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Advice for finishing my first vase (Read 386 times)
 
Mark Putnam
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Advice for finishing my first vase
May 9th, 2016 at 8:00am
 
This weekend I finished turning my first-ever vase. It is made of mahogany, measures about 8" tall, and has a simple "olpe" shape. It is about 4" in diameter at its waist, and at its narrowest point--the neck--it is about 3" in diameter.

This week I'm planning to sand it and begin applying a finish. Finishing just happens to be the most confusing and uncertain part of my already limited woodturning skillset. So I'd like to ask for your opinions--How should I finish this vase?

Ideally, I would love for it to be waterproof to allow it to be used to actually hold cut flowers. But I realize this is a complicated, most likely impossible task. So I am also open to less functional, more decorative suggestions. The wood has a few interesting features to the grain that I would like to bring out, and I would prefer that the wood be darkened as little as possible. I would like to have everything completed in the next two weeks.

For your information, here are the finishing products that I currently have in my shop and are available to me:

- Boiled linseed oil
- Rockler's Tung Oil (100% Pure)
- Minwax Tung Oil Finish
- Prelude Butcher Block Oil
- Howard Feed-N-Wax Wood Polish & Conditioner
- Shellawax Liquid Friction Polish
- System Three T-88 Structural Epoxy Adhesive
- Stick Fast CA Glues (thin, medium, thick, and flexible)
- General Finishes Enduro-Var Water Based Urethane

Specifically, I'd appreciate your input on the following questions:
- Should only one of the above products be used, or would some kind of combination be more effective?
- Depending on your suggestions, can/should the vase be finished on the lathe or off?
- What methods for application would you recommend?

I understand that finishing is largely a matter of personal preference. However, I have VERY little experience with finishing, and I have never worked specifically with mahogany. Also, this vase is intended as a gift, so I would like not to ruin it by going in with a random choice of finish. Thanks in advance for your input. I look forward to reading everyone's thoughts.
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Bill Neff
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Re: Advice for finishing my first vase
Reply #1 - May 9th, 2016 at 9:01am
 
For a vase that you would put fresh flowers in, I'd put an insert in it.  Something like a large test tube.  Craftsupplies carries this one as well as a stainless steel one..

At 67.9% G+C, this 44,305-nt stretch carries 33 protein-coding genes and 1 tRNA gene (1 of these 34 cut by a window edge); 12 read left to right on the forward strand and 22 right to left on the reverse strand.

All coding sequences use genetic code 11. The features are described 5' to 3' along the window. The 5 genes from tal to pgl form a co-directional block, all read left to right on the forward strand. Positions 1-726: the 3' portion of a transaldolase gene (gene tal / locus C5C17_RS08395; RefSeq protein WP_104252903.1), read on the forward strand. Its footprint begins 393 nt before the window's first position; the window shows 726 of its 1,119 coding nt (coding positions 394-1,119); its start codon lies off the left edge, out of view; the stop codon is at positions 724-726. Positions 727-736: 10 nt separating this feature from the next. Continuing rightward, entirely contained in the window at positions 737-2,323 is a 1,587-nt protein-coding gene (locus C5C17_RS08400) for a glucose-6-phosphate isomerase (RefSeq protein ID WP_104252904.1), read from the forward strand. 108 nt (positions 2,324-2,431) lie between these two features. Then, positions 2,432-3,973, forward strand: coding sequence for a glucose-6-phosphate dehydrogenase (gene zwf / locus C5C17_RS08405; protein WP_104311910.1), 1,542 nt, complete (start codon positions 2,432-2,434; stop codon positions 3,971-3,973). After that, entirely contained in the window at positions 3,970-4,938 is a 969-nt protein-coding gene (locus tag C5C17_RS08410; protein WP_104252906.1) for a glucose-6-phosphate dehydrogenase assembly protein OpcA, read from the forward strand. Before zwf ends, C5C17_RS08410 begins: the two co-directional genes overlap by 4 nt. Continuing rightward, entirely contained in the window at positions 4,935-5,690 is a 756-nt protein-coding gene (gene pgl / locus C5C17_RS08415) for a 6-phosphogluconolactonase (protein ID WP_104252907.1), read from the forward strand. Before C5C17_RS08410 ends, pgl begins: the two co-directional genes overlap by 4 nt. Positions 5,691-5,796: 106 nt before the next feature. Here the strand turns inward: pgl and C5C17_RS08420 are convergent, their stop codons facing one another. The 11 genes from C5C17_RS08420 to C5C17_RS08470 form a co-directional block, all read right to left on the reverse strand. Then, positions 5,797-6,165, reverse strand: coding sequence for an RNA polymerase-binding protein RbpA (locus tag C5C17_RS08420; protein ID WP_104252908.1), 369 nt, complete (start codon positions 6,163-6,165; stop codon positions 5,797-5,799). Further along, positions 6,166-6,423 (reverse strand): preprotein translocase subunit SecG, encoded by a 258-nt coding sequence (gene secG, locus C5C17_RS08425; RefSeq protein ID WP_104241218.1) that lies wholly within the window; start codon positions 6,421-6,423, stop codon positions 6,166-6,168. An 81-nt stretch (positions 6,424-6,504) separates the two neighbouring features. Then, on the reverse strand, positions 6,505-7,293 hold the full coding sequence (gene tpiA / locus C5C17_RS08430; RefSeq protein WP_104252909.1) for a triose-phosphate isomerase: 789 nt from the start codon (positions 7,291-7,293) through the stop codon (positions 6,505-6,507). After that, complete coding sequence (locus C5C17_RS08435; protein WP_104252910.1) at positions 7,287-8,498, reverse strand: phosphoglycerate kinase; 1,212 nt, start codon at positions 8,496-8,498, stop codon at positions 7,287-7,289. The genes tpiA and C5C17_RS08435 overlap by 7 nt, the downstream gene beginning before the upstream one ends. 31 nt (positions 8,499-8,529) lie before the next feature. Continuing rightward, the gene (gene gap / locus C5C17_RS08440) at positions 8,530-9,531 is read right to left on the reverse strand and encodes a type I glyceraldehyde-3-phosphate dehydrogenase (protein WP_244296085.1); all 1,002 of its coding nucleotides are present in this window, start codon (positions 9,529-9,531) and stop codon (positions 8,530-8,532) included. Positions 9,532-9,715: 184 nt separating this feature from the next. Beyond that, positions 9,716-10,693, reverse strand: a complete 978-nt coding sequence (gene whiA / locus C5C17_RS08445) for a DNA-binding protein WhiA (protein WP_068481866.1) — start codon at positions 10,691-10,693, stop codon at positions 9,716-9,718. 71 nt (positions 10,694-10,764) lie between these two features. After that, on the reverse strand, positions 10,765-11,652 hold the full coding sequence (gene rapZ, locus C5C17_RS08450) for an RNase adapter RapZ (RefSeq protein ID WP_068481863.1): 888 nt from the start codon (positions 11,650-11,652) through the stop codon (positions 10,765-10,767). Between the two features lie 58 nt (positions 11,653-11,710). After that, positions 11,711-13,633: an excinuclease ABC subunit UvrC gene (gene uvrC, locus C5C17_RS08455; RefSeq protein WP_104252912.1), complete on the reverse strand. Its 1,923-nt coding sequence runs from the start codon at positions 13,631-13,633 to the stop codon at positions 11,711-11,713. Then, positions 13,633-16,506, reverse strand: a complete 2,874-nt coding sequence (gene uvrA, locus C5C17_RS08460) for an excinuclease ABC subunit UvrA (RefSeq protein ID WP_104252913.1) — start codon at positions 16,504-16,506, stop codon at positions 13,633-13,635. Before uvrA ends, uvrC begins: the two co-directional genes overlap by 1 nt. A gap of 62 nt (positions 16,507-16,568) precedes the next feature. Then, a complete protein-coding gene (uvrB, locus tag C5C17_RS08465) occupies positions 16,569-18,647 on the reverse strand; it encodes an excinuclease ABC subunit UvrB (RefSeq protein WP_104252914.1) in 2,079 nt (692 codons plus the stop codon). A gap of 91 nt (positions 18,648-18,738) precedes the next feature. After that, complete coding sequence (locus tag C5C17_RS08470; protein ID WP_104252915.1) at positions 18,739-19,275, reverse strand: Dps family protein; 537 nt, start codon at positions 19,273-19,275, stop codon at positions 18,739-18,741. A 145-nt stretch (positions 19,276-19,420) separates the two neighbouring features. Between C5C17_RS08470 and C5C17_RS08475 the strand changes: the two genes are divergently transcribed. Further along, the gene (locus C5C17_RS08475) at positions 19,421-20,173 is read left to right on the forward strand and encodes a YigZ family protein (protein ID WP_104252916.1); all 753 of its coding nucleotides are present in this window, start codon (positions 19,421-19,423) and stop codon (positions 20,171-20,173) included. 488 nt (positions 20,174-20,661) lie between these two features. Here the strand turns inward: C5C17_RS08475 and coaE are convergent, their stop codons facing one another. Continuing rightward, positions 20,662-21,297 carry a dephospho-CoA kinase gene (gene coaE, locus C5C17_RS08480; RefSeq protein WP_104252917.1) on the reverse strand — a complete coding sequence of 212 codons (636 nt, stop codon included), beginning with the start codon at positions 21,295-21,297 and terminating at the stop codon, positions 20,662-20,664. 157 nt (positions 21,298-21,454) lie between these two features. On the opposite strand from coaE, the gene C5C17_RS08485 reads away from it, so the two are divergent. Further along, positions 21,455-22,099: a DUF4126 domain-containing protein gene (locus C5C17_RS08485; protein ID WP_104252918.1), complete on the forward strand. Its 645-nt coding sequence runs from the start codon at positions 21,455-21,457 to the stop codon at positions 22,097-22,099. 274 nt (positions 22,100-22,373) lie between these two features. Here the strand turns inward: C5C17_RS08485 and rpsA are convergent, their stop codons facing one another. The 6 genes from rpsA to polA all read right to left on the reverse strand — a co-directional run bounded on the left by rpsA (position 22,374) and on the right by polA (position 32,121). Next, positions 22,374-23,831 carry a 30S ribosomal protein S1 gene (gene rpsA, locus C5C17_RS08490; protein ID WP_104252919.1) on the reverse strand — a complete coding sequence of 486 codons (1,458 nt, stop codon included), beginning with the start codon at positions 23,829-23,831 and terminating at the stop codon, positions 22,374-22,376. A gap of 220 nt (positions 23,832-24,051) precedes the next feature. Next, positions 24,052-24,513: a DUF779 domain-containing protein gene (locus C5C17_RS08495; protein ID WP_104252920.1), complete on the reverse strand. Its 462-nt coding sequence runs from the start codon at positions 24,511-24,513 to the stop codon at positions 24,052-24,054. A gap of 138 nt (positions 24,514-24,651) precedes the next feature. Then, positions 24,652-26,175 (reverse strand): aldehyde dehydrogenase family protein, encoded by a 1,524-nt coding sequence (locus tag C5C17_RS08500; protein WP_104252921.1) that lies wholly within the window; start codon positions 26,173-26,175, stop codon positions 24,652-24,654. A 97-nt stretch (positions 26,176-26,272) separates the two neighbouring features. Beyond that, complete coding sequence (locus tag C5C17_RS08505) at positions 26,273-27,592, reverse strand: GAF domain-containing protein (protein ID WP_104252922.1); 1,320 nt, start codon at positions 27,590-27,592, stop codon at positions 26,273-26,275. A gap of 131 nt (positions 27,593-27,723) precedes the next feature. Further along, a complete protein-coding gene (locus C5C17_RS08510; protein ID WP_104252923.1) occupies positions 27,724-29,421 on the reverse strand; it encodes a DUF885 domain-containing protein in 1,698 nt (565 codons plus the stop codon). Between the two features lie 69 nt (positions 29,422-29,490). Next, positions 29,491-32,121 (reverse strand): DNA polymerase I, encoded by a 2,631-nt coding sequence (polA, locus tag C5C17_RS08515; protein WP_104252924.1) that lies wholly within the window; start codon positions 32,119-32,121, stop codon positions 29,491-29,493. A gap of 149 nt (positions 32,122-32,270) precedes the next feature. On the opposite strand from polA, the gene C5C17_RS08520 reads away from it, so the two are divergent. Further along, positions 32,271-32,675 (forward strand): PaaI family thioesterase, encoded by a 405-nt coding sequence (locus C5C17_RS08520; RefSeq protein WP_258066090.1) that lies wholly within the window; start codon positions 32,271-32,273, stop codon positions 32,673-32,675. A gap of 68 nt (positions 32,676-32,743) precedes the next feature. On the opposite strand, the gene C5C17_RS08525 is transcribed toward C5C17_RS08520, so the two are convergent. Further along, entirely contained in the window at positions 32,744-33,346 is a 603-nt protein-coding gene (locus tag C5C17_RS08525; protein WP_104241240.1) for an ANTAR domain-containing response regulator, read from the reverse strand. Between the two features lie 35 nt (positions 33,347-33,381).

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But since the vase is already finished, an epoxy coating might work.  Tim Yoder on the Woodturners Workshop had a show where he made a desk water fountain with 3 bowls and used an expoxy finish to protect from the water.
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Mark Putnam
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Re: Advice for finishing my first vase
Reply #2 - May 9th, 2016 at 10:18am
 
Thank you, Bill. I put a lot of work in to hollowing out the vase's wall to a uniform (or as close to uniform as I can manage) 1/4" thickness so that the inside profile matches that of the outside. I'm really proud of that work, particularly because the grain pattern on the inside is really pretty. So for this particular vase, I don't want to insert a tube. But I will keep that in mind for the future.

I'm curious from the rest of the group, if this was your project and you had access to the list of finishing products in my original post, how would you opt to finish it?
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Ed Weber
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Re: Advice for finishing my first vase
Reply #3 - May 9th, 2016 at 11:36am
 
Tung oil has been used for centuries to water proof wooden items.
You can always use one waterproofing product (functional  only) on the inside an a more aesthetic finish on the visible portions of the vase.
Water proofing wooden items isn't really a problem. The problem arise when people want to put hot liquids, alcohol based liquids or don't properly care (typically hand wash) for the item.
In the future (if you're not aware) there are many glass or stainless steel insert made for this application.
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Al Wasser
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Re: Advice for finishing my first vase
Reply #4 - May 9th, 2016 at 1:17pm
 
I'm not sure about the Minwax Tung Oil finish, but some of the "tung" oil finishes contain no tung oil.  Your pure tung oil will take a longgggg time to dry unless you add some mineral spirits.
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